Rett syndrome (RTT) is an autism spectrum disorder mainly caused by mutations in the Xlinked MECP2 gene and affecting roughly 1 out of 10.000 born girls. Symptoms range in severity and include stereotypical movement, lack of spoken language, seizures, ataxia and severe intellectual disability. Notably, muscle tone is generally abnormal in RTT girls and women and the Mecp2-null mouse model constitutively reflects this disease feature. We hypothesized that MeCP2 in muscle might physiologically contribute to its development and/or homeostasis, and conversely its defects in RTT might alter the tissue integrity or function. We show here that a disorganized architecture, with hypotrophic fibres and tissue fibrosis, characterizes skeletal muscles retrieved from Mecp2-null mice. Alterations of the IGF-1/Akt/mTOR pathway accompany the muscle phenotype. A conditional mouse model selectively depleted of Mecp2 in skeletal muscles is characterized by healthy muscles that are morphologically and molecularly indistinguishable from those of wild-type mice raising the possibility that hypotonia in RTT is mainly, if not exclusively, mediated by non-cell autonomous effects. Our results suggest that defects in paracrine/endocrine signaling and, in particular, in the GH/IGF axis appear as the major cause of the observed muscular defects. Remarkably, this is the first study describing the selective deletion of Mecp2 outside the brain. Similar future studies will permit to unambiguously define the direct impact of MeCP2 on tissue dysfunctions.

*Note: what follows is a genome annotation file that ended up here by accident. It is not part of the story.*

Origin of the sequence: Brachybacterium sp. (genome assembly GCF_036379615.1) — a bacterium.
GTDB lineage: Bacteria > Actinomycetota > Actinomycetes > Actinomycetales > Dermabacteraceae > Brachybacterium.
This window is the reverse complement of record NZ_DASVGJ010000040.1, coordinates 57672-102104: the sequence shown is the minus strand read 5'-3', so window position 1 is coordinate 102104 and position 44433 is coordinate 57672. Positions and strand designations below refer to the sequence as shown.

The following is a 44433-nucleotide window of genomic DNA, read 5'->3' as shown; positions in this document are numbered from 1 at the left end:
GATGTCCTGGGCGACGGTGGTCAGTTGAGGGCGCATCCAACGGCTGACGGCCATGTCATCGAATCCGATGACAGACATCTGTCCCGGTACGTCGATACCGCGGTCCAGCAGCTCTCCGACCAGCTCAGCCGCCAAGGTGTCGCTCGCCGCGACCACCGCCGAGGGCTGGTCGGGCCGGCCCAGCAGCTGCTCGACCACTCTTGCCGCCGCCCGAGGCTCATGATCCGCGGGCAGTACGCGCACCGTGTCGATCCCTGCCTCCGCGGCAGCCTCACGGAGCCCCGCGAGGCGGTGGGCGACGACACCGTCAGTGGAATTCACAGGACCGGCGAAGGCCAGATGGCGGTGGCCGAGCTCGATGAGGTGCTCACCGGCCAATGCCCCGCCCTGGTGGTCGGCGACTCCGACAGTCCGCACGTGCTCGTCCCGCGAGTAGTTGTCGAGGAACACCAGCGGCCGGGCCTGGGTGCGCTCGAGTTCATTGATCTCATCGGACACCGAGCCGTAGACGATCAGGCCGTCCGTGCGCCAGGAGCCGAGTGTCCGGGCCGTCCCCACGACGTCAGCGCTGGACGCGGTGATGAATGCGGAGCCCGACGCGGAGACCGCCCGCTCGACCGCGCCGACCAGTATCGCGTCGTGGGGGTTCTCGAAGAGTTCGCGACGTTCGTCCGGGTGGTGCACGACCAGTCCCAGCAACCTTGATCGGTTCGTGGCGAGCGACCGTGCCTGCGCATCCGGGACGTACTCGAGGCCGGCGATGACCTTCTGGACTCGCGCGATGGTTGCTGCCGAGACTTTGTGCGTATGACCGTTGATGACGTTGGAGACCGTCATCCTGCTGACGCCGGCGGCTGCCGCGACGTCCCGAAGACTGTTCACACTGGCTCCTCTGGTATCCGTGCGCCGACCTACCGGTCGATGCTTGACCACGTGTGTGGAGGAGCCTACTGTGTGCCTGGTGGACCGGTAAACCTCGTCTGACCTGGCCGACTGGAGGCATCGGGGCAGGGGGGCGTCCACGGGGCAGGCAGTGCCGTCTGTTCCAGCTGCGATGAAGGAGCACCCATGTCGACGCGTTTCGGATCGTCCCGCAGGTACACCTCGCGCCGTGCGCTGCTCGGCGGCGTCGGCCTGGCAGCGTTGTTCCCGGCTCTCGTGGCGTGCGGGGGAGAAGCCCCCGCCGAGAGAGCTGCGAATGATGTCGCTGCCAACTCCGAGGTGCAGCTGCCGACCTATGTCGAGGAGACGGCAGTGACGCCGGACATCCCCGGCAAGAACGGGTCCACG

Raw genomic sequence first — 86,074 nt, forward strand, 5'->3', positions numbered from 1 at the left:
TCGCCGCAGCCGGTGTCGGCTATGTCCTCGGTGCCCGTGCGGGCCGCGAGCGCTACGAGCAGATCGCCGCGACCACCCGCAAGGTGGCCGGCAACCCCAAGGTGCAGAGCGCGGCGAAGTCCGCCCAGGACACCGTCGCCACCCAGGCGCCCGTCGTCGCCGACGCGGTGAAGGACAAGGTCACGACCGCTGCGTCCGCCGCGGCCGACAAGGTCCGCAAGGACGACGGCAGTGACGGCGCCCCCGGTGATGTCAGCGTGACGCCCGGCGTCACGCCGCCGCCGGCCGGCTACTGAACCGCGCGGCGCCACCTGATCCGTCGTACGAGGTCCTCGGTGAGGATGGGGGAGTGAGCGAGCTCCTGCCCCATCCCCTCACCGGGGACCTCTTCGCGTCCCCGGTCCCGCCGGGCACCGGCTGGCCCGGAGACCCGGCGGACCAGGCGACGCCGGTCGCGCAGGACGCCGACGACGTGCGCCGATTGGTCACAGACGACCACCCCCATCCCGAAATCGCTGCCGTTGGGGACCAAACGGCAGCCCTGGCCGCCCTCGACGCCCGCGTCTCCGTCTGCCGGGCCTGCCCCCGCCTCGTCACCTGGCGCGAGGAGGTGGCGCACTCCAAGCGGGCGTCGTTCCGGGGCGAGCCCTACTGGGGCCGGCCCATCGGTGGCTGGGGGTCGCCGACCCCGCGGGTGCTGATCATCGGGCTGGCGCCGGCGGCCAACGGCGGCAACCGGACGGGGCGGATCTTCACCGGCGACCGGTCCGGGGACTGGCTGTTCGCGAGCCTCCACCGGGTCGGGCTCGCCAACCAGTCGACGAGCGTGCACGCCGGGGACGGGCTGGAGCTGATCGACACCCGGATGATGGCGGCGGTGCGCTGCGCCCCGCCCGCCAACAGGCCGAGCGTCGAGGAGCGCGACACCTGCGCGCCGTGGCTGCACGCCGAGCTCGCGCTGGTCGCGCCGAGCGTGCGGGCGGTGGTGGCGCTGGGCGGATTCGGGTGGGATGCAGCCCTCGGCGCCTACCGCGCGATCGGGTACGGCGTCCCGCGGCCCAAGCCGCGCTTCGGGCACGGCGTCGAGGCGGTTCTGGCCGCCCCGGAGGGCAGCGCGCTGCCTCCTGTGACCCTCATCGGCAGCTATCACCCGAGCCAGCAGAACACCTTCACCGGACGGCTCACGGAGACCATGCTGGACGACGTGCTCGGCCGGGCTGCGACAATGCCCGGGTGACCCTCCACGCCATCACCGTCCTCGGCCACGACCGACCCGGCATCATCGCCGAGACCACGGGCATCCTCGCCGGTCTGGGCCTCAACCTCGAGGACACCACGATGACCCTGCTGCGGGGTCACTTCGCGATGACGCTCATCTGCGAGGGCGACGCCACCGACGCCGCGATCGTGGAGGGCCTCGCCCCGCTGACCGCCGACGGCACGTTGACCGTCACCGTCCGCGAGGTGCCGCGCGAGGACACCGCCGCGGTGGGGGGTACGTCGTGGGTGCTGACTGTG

MeCP2 affects skeletal muscle growth and morphology through non cell-autonomous mechanisms / V. Conti, A. Gandaglia, F. Galli, M. Tirone, E. Bellini, L. Campana, C. Kilstrup Nielsen, P. Rovere Querini, S. Brunelli, N. Landsberger. - In: PLOS ONE. - ISSN 1932-6203. - 10:6(2015 Jun 22), pp. e0130183.1-e0130183.16. [10.1371/journal.pone.0130183]

MeCP2 affects skeletal muscle growth and morphology through non cell-autonomous mechanisms

N. Landsberger
2015-06-22

Abstract

Rett syndrome (RTT) is an autism spectrum disorder mainly caused by mutations in the Xlinked MECP2 gene and affecting roughly 1 out of 10.000 born girls. Symptoms range in severity and include stereotypical movement, lack of spoken language, seizures, ataxia and severe intellectual disability. Notably, muscle tone is generally abnormal in RTT girls and women and the Mecp2-null mouse model constitutively reflects this disease feature. We hypothesized that MeCP2 in muscle might physiologically contribute to its development and/or homeostasis, and conversely its defects in RTT might alter the tissue integrity or function. We show here that a disorganized architecture, with hypotrophic fibres and tissue fibrosis, characterizes skeletal muscles retrieved from Mecp2-null mice. Alterations of the IGF-1/Akt/mTOR pathway accompany the muscle phenotype. A conditional mouse model selectively depleted of Mecp2 in skeletal muscles is characterized by healthy muscles that are morphologically and molecularly indistinguishable from those of wild-type mice raising the possibility that hypotonia in RTT is mainly, if not exclusively, mediated by non-cell autonomous effects. Our results suggest that defects in paracrine/endocrine signaling and, in particular, in the GH/IGF axis appear as the major cause of the observed muscular defects. Remarkably, this is the first study describing the selective deletion of Mecp2 outside the brain. Similar future studies will permit to unambiguously define the direct impact of MeCP2 on tissue dysfunctions.
MeCP2; Rett syndrome; skeletal muscle; non cell autonomous; GH/IGF1 axis
Settore BIO/11 - Biologia Molecolare
Article (author)
File in questo prodotto:
File Dimensione Formato  
httpjournal.pone.pdf

accesso aperto

Tipologia: Publisher's version/PDF
Dimensione 5.59 MB
Formato Adobe PDF
5.59 MB Adobe PDF Visualizza/Apri
Pubblicazioni consigliate

Caricamento pubblicazioni consigliate

I documenti in IRIS sono protetti da copyright e tutti i diritti sono riservati, salvo diversa indicazione.

Utilizza questo identificativo per citare o creare un link a questo documento: http://hdl.handle.net/2434/326521
Citazioni
  • ???jsp.display-item.citation.pmc??? 13
  • Scopus 19
  • ???jsp.display-item.citation.isi??? 20
social impact